.hack//SIGN - Reviews

haize78's avatar
Apr 16, 2016

I've read contrasting reveiws about .hack//sign. What I personally think is that I could very well have avoided wasting my time watching it. I don't know, maybe there is a good story somewhere along the way and I missed it because I was sleeping - but really, even if that is the case, then you must agree with me that the execution is terrible. The reasons I'm rating it so low are: the pacing is painstakingly slow; there is very little character development; the backstory is only hinted at; there are several issues (even main ones) and sub-plots that are left without a conclusion. It only gets interesting towards the end, so it could have been developed perfectly well in 12 episodes instead of forcing the viewers to watch all those epidoses where basically nothing happens and the characters are only discussing what they should or could do and summarising the very little information they have - I honestly found all these conversations extremely boring and stupid.

The idea behind it is probably original if .hack//sign is the first anime to narrate the story of someone trapped in an online game. Tsukasa, the protagonist, is in fact unable to log out from this game which is set in a virtual reality called "The World". He also seems to be suffering from amnesia and to have weird powers and this sparks the interest and curiosity of some other players; some of them feel for Tsukasa and are worried about him, while others are intrigued by the fact that there is a player who is not subject to the general rules of the game, an anomaly. So the plot revolves around Tsukasa (reluctant at first) and this group of players trying to understand what's going on and solve the mystery. The plot could be interesting, but as already said the execution is bad; apart from the pacing, at the end we do get an explanation of sorts but too many things are left unresolved and unexplained: who is the mysterious entity that trapped Tsukasa? why doesn't she want Aura to awaken? what exactly is Aura's role in the game supposed to be? why was Tsukasa chosen? what happens to Sora? and what about Macha the cat?...and so on and so forth. So to summarise: plot holes, unresolved issues, unexplained backstory, slow pacing and dialogues so nonsensical they made me want to cry.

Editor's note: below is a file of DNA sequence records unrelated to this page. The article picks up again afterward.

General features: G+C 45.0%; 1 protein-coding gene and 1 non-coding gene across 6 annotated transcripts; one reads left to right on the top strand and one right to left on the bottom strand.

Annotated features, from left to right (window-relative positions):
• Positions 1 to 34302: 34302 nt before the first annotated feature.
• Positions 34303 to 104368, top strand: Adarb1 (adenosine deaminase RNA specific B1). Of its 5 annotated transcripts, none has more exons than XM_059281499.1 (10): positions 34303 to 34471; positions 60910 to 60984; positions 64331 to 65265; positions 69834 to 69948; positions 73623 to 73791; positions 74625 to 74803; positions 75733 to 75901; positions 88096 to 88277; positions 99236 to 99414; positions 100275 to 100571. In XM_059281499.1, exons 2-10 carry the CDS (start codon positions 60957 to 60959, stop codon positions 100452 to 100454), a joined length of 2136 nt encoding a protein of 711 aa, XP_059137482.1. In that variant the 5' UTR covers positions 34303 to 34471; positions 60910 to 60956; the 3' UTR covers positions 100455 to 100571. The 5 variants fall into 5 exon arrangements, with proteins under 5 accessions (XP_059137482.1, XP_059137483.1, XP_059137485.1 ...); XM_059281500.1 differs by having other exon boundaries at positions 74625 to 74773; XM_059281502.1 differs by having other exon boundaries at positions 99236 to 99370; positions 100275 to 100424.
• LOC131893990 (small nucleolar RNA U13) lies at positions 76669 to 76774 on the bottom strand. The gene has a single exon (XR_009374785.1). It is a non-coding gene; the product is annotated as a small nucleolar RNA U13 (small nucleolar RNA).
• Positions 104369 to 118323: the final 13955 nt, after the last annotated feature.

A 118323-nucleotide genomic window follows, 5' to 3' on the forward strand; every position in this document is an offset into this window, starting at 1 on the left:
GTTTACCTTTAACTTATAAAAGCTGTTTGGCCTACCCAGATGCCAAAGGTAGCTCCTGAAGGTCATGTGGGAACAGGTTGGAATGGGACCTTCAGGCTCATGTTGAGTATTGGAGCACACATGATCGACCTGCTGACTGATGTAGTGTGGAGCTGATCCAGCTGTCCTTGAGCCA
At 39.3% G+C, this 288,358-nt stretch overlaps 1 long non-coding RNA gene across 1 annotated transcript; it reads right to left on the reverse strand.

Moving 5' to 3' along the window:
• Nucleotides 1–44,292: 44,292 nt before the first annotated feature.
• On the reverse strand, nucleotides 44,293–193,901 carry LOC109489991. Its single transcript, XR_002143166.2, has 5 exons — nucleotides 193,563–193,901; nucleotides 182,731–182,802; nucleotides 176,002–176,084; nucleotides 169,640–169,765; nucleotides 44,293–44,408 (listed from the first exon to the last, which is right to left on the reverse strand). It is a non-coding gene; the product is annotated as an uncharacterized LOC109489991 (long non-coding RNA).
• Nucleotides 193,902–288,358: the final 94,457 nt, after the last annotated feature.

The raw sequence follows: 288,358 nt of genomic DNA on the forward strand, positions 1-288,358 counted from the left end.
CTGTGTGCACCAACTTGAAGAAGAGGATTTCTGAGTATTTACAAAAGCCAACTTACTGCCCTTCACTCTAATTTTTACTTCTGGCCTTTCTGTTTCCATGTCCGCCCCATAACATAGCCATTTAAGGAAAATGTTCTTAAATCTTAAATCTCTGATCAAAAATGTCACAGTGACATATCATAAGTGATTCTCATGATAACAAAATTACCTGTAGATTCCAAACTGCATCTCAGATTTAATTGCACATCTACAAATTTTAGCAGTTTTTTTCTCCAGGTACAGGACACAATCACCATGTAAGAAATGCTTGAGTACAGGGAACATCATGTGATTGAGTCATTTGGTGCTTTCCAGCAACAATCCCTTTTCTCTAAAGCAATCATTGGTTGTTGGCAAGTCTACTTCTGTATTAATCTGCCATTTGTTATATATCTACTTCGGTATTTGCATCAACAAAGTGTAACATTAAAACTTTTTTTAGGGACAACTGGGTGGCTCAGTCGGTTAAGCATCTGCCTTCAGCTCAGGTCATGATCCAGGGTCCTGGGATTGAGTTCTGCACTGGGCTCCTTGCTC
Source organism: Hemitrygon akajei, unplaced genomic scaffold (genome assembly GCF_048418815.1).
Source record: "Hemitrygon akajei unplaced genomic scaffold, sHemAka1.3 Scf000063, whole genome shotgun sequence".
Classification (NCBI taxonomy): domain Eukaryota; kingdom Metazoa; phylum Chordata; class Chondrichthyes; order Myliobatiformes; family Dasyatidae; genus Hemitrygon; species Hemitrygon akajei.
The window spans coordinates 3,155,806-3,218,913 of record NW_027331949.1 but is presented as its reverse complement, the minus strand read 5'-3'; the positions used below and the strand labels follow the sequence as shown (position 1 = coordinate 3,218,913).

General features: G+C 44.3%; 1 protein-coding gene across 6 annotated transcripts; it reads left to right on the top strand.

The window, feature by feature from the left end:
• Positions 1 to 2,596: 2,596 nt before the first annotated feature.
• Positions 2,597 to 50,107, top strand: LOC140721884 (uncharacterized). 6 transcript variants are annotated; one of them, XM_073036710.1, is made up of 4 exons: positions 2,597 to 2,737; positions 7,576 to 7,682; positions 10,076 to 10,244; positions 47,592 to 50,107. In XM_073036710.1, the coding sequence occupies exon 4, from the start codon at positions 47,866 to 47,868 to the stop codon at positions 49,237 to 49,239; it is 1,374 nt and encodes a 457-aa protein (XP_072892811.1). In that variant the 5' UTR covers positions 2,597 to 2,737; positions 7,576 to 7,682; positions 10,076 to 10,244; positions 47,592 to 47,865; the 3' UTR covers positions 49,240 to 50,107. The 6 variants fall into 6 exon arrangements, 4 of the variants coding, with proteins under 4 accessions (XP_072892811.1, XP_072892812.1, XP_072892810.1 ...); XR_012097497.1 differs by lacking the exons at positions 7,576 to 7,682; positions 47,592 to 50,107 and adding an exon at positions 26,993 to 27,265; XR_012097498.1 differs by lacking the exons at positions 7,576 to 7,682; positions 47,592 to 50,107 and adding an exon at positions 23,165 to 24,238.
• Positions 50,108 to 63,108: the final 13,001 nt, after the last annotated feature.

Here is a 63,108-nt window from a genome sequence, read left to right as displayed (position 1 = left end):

As for the characters, Tsukasa is extremely unlikeable for 2/3 of the anime. You don't get why the other characters care for him nor why should the veiwer. Towards the end he starts getting more likeable and as he changes I guess you could say he also develops. But I'd say that when you start off with a character who can only say "Leave me alone" and "You're so selfish" it doesn't take a lot to make him undergo some development just by showing him open up a bit more to other people. As for the rest, no development. They just have a few quirks to make them distinguishable from one another and the backstory of some of them at a certain point is revealed.

The animation and visuals in my opinion are quite bad. The music is good and varied, but several times it sounded a bit off to me, as if there was no connection between the soundtrack and what was going on in the anime.

Overall, I wasn't impressed at all by this anime. To me, it was a waste of time. But, as I said at the beginning, there are many who don't agree with me and consider .hack//sign a good anime. So watch it and decide for yourself :-)

5.5/10 story
5/10 animation
6.5/10 sound
4.5/10 characters
4.8/10 overall
MagicalWay's avatar
Aug 16, 2012

A very good anime, I enjoied this show from the beginning 'till the end, even if it has a lot of chatting (A LOT!!!).

Story: (9/10)

It has a very interesting plot, sometimes it doesn't evolve at a fast pace, but every episode will add a bit more at the plot, lefting the watcher with some questions (a bit) solved and even more to be answered, but allthis add more to the interest the watcher will put in this show. Perhaps it lacks a bit on the side stories, but maybe it was already difficult to exhaust the main plot.

Animation: (8/10)

It is really good, I like the way the characters are drawn, but it seems a bit old to me, and this is strange giving the fact that this anime was released in the 2002. The animation is smooth, even if there aren't so many action scenes. Colors are ok, I would have liked a bit more of them, but in some episodes they really make great use of them! Backgrounds tend to be really fashinating.

Sound: (9/10)